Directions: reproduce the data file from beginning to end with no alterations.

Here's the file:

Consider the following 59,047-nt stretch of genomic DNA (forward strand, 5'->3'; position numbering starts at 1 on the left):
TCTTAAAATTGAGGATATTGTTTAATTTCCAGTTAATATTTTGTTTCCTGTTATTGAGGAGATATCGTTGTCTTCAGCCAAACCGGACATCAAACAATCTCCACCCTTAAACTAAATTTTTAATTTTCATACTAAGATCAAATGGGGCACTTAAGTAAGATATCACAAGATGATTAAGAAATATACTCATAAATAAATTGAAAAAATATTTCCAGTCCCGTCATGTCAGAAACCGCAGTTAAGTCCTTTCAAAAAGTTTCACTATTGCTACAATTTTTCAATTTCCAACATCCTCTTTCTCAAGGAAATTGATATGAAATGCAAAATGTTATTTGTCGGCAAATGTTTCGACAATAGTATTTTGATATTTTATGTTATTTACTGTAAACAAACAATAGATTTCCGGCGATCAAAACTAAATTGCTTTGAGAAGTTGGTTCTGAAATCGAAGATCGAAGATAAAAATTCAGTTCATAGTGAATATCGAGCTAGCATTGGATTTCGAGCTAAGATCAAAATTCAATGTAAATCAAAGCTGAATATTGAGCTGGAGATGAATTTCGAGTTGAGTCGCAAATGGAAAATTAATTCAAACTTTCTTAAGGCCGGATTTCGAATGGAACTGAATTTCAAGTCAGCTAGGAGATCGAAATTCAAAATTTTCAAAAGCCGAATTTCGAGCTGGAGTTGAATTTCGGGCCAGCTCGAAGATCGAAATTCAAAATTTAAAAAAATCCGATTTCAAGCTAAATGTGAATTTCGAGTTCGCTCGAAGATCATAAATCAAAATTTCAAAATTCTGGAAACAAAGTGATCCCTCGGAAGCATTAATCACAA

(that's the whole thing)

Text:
Consider the following 59,047-nt stretch of genomic DNA (forward strand, 5'->3'; position numbering starts at 1 on the left):
TCTTAAAATTGAGGATATTGTTTAATTTCCAGTTAATATTTTGTTTCCTGTTATTGAGGAGATATCGTTGTCTTCAGCCAAACCGGACATCAAACAATCTCCACCCTTAAACTAAATTTTTAATTTTCATACTAAGATCAAATGGGGCACTTAAGTAAGATATCACAAGATGATTAAGAAATATACTCATAAATAAATTGAAAAAATATTTCCAGTCCCGTCATGTCAGAAACCGCAGTTAAGTCCTTTCAAAAAGTTTCACTATTGCTACAATTTTTCAATTTCCAACATCCTCTTTCTCAAGGAAATTGATATGAAATGCAAAATGTTATTTGTCGGCAAATGTTTCGACAATAGTATTTTGATATTTTATGTTATTTACTGTAAACAAACAATAGATTTCCGGCGATCAAAACTAAATTGCTTTGAGAAGTTGGTTCTGAAATCGAAGATCGAAGATAAAAATTCAGTTCATAGTGAATATCGAGCTAGCATTGGATTTCGAGCTAAGATCAAAATTCAATGTAAATCAAAGCTGAATATTGAGCTGGAGATGAATTTCGAGTTGAGTCGCAAATGGAAAATTAATTCAAACTTTCTTAAGGCCGGATTTCGAATGGAACTGAATTTCAAGTCAGCTAGGAGATCGAAATTCAAAATTTTCAAAAGCCGAATTTCGAGCTGGAGTTGAATTTCGGGCCAGCTCGAAGATCGAAATTCAAAATTTAAAAAAATCCGATTTCAAGCTAAATGTGAATTTCGAGTTCGCTCGAAGATCATAAATCAAAATTTCAAAATTCTGGAAACAAAGTGATCCCTCGGAAGCATTAATCACAA